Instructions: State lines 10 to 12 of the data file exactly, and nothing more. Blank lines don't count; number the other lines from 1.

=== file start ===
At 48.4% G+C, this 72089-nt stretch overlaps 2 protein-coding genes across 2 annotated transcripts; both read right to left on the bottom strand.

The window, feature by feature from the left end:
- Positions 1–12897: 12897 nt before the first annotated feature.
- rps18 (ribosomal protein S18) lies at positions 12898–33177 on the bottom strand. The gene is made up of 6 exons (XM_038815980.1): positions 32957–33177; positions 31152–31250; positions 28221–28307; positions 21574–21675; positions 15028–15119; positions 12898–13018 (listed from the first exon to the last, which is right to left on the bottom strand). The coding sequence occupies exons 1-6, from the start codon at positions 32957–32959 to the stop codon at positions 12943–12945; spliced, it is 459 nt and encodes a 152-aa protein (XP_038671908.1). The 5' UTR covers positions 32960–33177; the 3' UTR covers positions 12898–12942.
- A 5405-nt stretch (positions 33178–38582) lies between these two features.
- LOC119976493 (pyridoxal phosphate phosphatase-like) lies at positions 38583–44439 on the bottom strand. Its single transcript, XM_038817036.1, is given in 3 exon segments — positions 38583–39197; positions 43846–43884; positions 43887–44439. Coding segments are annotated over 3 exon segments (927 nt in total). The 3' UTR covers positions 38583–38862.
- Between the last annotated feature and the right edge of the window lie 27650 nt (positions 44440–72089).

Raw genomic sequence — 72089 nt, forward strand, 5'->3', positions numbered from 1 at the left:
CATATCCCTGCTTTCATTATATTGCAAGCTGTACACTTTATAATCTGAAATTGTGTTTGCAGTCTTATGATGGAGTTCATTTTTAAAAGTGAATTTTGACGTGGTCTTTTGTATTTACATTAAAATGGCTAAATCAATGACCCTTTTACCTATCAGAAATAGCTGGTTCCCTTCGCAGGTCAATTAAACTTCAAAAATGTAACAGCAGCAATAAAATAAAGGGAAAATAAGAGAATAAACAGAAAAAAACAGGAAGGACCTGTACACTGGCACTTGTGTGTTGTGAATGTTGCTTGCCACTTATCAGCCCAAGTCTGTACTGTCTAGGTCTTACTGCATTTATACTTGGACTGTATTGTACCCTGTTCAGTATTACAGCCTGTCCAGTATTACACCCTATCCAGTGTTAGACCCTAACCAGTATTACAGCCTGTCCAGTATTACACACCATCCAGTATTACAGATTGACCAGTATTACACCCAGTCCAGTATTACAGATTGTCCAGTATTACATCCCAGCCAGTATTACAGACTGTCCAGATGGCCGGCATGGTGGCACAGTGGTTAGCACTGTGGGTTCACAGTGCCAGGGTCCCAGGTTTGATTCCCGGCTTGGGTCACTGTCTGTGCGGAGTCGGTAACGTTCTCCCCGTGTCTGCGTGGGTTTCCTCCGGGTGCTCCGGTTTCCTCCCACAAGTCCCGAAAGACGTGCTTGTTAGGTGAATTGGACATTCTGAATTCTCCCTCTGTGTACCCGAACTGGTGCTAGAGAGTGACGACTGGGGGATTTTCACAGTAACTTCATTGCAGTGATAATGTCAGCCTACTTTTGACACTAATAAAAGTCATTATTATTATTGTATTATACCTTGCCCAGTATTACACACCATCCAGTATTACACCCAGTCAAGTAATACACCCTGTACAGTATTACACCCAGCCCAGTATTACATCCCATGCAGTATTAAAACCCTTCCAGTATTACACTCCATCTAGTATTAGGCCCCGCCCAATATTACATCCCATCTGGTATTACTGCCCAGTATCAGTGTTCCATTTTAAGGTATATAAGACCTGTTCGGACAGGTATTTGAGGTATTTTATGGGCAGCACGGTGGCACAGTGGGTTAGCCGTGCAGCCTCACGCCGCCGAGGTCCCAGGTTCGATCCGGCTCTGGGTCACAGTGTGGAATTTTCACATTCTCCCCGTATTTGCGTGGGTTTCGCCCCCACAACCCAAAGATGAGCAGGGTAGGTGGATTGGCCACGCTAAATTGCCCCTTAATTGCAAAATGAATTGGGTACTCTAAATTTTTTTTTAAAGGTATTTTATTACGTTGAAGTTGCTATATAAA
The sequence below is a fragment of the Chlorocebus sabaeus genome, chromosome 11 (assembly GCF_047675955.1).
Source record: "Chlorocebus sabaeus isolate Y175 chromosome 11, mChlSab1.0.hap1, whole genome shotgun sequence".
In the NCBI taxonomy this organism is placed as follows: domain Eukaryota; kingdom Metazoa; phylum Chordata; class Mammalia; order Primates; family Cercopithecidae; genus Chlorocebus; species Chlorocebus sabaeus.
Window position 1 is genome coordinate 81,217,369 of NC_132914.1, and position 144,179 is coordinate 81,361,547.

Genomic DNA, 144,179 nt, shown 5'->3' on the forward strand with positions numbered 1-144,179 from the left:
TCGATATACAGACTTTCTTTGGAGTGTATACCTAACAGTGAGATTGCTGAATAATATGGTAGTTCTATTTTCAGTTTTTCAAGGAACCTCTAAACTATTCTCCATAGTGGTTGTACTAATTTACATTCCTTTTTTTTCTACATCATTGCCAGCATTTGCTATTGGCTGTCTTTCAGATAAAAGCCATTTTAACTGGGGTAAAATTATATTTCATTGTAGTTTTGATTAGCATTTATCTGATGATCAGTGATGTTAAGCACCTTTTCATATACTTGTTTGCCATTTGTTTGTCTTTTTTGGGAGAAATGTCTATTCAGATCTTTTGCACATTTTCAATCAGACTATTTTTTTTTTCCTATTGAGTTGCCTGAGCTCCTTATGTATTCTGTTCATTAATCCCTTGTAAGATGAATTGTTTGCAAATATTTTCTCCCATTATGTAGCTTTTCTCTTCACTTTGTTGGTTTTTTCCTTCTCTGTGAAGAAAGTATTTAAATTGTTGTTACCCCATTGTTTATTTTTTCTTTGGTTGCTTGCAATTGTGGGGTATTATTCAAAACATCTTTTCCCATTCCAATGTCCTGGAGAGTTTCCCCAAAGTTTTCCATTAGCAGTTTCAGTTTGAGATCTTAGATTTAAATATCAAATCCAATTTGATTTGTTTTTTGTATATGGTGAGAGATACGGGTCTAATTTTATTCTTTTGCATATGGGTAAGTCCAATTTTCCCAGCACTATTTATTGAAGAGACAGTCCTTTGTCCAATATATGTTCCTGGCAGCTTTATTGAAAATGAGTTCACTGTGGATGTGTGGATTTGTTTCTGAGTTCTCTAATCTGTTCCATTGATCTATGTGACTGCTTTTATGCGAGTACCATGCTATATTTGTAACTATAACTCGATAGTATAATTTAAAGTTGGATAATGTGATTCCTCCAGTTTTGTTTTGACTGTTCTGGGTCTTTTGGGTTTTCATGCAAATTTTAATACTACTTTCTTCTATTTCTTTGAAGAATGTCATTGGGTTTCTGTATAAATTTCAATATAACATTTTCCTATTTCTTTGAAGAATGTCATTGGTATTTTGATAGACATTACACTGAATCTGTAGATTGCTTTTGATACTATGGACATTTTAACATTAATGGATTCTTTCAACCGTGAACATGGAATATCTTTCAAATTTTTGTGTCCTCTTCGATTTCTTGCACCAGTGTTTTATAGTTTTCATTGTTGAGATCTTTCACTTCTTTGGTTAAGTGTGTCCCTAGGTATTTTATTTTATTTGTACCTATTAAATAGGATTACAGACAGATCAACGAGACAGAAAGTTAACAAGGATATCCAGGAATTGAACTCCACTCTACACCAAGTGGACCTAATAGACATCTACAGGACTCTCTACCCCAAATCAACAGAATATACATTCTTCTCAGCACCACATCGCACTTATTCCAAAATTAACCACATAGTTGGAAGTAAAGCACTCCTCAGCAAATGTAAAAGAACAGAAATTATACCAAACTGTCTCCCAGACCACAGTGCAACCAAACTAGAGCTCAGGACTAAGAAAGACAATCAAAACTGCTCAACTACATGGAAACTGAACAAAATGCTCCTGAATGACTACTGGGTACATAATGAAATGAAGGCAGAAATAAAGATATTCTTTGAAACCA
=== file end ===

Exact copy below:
The sequence below is a fragment of the Chlorocebus sabaeus genome, chromosome 11 (assembly GCF_047675955.1).
Source record: "Chlorocebus sabaeus isolate Y175 chromosome 11, mChlSab1.0.hap1, whole genome shotgun sequence".
In the NCBI taxonomy this organism is placed as follows: domain Eukaryota; kingdom Metazoa; phylum Chordata; class Mammalia; order Primates; family Cercopithecidae; genus Chlorocebus; species Chlorocebus sabaeus.